Wiltshire Publications

Westbury & District U3A

Westbury & District U3A recently found out about “a funny way to earn a living.”

We met on a cold afternoon but were warmed and entertained by a talk from Lynda Warren.  She explained how she came to work in the world of television by beginning in the theatre and willing to undertake any job.

Both Lynda and her husband Malcom became adept at finding locations, props and anything else needed for productions and eventually decided to go freelance.  This happened at the same time as Welsh Channel 4 was launched.  Most of their work can be seen on Welsh television and on Patagonian television.

Lynda and Malcolm worked on several series for Welsh television.  One featured a detective and was set in the 1950s.  The right locations have to be found which then involved driving around the area, in this case Chepstow and Cardiff, and then knocking on doors and asking people if their building could be used.

Room sets must be in period and furniture, crockery, ornaments and all the other accoutrements of a room have to be sought out, bought or borrowed.  Cars may also be needed and in one instance an old Ford Anglia was purchased.  The producer needed it to backfire on starting and they put a potato in the exhaust pipe to achieve this!

Producers often need animals and for one programme they needed a dog who could play dead and stop breathing.  Amazingly Mary Chipperfield had one such animal who on a whistle cue would lie down and play dead, he also stopped breathing for some twenty seconds.  The dog was a great success.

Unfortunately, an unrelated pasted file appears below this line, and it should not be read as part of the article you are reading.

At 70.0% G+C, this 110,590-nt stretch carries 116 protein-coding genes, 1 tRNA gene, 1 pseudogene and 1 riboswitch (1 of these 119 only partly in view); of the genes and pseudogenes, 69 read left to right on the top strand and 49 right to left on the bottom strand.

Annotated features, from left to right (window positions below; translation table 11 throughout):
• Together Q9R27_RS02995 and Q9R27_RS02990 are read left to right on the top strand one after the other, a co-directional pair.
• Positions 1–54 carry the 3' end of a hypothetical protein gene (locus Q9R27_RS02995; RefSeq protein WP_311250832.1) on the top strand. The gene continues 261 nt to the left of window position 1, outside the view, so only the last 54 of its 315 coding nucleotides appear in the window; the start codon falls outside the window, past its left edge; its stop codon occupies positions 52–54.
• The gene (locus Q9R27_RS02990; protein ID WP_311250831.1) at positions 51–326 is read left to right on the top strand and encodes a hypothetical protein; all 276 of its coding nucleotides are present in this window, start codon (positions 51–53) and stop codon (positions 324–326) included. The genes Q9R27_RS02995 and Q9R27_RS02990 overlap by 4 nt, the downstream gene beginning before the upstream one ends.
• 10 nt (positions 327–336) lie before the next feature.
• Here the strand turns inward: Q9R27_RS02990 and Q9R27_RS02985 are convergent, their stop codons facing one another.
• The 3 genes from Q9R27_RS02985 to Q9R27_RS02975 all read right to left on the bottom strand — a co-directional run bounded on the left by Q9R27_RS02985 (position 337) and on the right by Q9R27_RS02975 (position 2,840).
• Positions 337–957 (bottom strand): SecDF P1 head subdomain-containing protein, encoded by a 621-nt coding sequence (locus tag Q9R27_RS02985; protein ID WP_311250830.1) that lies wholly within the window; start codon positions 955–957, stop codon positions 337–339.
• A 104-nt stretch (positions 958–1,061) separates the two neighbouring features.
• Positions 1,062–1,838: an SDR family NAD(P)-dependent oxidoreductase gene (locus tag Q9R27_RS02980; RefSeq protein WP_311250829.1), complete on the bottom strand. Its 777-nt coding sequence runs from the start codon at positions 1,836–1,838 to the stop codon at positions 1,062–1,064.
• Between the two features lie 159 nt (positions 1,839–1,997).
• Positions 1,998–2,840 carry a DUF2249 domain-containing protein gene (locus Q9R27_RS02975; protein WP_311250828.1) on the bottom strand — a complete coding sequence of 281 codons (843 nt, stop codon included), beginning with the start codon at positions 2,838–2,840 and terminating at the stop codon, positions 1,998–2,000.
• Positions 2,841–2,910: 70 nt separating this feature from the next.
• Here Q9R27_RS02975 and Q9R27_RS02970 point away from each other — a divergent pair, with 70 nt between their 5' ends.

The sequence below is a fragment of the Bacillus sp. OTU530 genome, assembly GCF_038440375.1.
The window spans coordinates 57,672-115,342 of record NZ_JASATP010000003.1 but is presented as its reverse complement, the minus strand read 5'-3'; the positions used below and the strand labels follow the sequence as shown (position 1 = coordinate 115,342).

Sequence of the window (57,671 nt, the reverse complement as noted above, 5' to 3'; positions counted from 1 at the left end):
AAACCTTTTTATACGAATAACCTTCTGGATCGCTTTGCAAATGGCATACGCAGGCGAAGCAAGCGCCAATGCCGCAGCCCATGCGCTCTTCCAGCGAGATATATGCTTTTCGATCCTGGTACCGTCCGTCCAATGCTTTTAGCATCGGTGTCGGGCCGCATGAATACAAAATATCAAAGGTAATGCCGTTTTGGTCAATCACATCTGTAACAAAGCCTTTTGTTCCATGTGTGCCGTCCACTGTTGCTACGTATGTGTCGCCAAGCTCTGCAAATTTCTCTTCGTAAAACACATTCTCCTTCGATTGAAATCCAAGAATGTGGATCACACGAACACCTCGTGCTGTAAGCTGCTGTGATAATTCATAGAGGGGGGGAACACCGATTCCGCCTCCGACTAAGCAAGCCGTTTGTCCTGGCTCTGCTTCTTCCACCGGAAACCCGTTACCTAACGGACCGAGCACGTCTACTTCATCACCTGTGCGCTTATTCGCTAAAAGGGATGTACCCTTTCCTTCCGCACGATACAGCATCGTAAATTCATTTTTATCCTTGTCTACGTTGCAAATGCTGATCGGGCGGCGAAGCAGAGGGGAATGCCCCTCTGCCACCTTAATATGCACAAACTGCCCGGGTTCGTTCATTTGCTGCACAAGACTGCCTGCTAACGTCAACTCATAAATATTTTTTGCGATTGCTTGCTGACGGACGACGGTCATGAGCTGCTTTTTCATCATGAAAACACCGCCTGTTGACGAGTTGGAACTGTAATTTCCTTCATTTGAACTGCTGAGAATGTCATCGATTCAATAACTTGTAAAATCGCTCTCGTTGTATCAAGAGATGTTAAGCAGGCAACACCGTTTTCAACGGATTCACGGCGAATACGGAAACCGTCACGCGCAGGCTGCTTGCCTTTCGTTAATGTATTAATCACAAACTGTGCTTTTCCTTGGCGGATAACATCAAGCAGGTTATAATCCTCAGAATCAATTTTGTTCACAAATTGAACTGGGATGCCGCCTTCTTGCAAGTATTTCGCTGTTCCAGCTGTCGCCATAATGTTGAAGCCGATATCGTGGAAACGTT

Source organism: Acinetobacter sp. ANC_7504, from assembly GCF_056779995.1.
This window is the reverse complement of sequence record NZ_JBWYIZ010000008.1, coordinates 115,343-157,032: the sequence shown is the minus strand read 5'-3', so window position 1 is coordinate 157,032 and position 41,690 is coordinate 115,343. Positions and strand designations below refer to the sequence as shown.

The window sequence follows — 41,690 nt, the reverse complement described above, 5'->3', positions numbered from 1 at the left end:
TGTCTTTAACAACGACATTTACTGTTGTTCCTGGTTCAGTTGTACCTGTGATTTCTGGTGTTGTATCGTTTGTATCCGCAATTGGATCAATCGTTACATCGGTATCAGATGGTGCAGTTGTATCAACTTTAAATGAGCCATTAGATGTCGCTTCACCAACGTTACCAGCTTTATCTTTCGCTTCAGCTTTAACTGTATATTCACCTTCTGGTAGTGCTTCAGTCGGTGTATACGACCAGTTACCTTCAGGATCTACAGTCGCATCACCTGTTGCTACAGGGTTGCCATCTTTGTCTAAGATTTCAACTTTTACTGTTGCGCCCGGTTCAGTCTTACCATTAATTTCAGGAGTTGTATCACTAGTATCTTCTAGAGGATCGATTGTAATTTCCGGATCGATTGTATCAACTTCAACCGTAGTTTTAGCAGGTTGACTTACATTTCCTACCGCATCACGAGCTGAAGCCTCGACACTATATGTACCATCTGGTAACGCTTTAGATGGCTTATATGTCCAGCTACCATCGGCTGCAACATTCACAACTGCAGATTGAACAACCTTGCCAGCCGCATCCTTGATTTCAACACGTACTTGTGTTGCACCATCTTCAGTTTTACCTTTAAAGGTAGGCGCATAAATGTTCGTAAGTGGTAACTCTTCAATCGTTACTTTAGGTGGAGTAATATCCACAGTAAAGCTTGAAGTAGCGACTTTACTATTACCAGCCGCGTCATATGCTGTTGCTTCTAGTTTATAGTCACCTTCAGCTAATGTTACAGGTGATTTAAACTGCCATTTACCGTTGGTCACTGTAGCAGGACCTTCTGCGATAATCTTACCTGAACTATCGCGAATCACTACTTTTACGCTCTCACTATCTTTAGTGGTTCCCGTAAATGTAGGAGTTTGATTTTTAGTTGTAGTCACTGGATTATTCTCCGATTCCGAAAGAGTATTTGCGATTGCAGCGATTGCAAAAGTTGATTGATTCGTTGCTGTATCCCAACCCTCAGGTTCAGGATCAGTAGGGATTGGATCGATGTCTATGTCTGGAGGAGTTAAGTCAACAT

Another dog was required to give messages to people but didn’t understand when he had to stop. and continued to deliver any piece of paper he found to Lynda until the end of the shoot, so they had very little litter to clear up.

Lynda gave us various other very funny instances of work with animals, birds and fish and the problems of obtaining unusual ones and the difficulties involved in filming.

Lynda then explained how to set fire to a house but without actually burning it down and finally explained how one programme, which had flash backs to a previous age, needed a man to be hanged.  A harness was found via a pantomime company and the actor was duly “hanged” from a tree.  He was left there for a time until someone remembered him and when asked why he didn’t call out replied that he didn’t have a speaking part.

Lynda finished by saying that a lot of effects are now achieved in the studio and computers used to find locations so weeks are no longer spent driving looking for suitable locations.

It is planned to have a trip to the SS Great Britain in May; details from Anne Thompson or committee members.

Please do join us next month when our speaker will be Jane Arnold and her subject is “Nude but not rude” (life as an artist’s model).”